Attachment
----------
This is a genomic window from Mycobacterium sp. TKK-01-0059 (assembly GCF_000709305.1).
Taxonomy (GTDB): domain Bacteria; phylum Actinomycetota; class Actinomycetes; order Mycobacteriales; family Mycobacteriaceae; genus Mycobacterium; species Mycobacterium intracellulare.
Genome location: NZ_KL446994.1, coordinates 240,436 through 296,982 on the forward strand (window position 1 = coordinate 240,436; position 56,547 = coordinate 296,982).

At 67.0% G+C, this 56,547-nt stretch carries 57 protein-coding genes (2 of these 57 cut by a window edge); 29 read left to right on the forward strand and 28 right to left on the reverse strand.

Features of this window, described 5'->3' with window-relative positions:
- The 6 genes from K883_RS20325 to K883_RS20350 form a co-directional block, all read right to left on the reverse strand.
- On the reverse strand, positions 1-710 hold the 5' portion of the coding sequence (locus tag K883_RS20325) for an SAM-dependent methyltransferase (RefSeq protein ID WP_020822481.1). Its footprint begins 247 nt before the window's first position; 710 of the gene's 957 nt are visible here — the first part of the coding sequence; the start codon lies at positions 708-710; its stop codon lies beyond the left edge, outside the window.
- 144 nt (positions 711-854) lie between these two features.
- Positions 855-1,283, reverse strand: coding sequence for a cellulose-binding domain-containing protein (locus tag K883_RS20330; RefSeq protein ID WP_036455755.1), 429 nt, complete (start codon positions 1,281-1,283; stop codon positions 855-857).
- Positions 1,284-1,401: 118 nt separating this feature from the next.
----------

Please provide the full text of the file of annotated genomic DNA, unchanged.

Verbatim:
This is a genomic window from Mycobacterium sp. TKK-01-0059 (assembly GCF_000709305.1).
Taxonomy (GTDB): domain Bacteria; phylum Actinomycetota; class Actinomycetes; order Mycobacteriales; family Mycobacteriaceae; genus Mycobacterium; species Mycobacterium intracellulare.
Genome location: NZ_KL446994.1, coordinates 240,436 through 296,982 on the forward strand (window position 1 = coordinate 240,436; position 56,547 = coordinate 296,982).

At 67.0% G+C, this 56,547-nt stretch carries 57 protein-coding genes (2 of these 57 cut by a window edge); 29 read left to right on the forward strand and 28 right to left on the reverse strand.

Features of this window, described 5'->3' with window-relative positions:
- The 6 genes from K883_RS20325 to K883_RS20350 form a co-directional block, all read right to left on the reverse strand.
- On the reverse strand, positions 1-710 hold the 5' portion of the coding sequence (locus tag K883_RS20325) for an SAM-dependent methyltransferase (RefSeq protein ID WP_020822481.1). Its footprint begins 247 nt before the window's first position; 710 of the gene's 957 nt are visible here — the first part of the coding sequence; the start codon lies at positions 708-710; its stop codon lies beyond the left edge, outside the window.
- 144 nt (positions 711-854) lie between these two features.
- Positions 855-1,283, reverse strand: coding sequence for a cellulose-binding domain-containing protein (locus tag K883_RS20330; RefSeq protein ID WP_036455755.1), 429 nt, complete (start codon positions 1,281-1,283; stop codon positions 855-857).
- Positions 1,284-1,401: 118 nt separating this feature from the next.